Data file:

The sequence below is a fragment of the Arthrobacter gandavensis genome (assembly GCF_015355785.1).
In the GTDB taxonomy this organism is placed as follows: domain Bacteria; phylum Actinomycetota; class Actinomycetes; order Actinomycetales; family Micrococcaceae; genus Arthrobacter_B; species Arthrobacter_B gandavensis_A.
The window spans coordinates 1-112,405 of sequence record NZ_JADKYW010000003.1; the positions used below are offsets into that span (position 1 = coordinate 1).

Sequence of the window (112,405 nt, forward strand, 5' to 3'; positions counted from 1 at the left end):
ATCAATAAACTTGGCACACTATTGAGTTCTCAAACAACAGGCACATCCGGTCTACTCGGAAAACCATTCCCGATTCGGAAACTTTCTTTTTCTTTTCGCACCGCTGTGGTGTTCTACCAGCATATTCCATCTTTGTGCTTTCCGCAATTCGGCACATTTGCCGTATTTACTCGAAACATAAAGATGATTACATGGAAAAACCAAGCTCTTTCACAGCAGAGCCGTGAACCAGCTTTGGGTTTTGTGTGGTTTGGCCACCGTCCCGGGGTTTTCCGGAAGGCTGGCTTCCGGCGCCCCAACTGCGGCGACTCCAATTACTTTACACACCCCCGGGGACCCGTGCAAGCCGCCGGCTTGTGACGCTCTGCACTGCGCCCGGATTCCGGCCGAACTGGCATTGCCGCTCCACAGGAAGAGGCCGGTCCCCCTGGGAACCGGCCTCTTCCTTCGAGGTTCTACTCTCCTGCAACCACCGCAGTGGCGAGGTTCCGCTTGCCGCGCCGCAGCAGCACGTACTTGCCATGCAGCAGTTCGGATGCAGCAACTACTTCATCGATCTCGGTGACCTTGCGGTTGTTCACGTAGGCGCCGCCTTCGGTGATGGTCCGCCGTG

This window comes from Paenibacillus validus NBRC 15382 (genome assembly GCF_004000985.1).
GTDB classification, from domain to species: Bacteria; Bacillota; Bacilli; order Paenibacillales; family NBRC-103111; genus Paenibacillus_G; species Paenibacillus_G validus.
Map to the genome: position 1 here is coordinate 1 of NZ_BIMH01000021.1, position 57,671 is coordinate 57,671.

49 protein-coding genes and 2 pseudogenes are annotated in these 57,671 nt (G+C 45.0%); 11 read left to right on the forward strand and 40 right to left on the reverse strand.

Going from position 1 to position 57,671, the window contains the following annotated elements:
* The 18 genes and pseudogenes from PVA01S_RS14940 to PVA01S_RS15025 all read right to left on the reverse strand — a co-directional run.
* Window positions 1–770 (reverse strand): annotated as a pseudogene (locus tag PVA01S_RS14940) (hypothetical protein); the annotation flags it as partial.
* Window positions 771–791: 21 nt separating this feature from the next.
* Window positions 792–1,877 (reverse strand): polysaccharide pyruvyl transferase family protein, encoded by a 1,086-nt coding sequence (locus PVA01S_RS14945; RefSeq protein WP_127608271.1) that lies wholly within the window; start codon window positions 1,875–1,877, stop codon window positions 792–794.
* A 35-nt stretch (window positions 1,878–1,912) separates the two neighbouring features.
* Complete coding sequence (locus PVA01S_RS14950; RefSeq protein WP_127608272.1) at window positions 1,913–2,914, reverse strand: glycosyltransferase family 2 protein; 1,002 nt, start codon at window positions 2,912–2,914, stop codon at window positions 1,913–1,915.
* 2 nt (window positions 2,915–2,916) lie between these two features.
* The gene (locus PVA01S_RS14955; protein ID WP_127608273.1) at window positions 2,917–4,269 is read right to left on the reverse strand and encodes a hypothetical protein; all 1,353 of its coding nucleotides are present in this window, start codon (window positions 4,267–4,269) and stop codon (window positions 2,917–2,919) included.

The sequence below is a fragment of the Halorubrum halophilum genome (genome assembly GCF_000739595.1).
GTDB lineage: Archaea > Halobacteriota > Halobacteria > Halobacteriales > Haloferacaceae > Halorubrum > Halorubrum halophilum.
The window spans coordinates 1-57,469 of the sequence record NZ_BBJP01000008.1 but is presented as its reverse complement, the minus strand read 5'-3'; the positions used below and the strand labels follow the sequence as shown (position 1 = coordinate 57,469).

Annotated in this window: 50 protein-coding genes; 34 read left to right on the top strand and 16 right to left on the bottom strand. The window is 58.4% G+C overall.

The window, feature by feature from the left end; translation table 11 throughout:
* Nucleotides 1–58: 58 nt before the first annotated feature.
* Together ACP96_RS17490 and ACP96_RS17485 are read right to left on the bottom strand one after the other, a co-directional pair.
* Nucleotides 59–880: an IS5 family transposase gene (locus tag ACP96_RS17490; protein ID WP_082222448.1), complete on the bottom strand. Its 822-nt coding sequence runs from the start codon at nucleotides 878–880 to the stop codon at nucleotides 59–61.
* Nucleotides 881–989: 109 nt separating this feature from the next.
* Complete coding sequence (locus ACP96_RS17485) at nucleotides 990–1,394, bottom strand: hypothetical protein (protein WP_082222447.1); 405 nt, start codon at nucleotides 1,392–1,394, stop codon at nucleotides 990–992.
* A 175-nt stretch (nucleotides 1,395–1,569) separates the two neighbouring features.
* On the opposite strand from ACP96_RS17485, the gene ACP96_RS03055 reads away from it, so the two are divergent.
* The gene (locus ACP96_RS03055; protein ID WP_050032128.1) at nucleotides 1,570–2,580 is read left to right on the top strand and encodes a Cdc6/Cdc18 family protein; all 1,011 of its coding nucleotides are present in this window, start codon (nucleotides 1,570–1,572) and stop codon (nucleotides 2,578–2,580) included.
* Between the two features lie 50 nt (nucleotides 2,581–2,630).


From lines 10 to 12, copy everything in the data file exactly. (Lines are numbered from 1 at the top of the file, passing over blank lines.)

Going from position 1 to position 57,671, the window contains the following annotated elements:
* The 18 genes and pseudogenes from PVA01S_RS14940 to PVA01S_RS15025 all read right to left on the reverse strand — a co-directional run.
* Window positions 1–770 (reverse strand): annotated as a pseudogene (locus tag PVA01S_RS14940) (hypothetical protein); the annotation flags it as partial.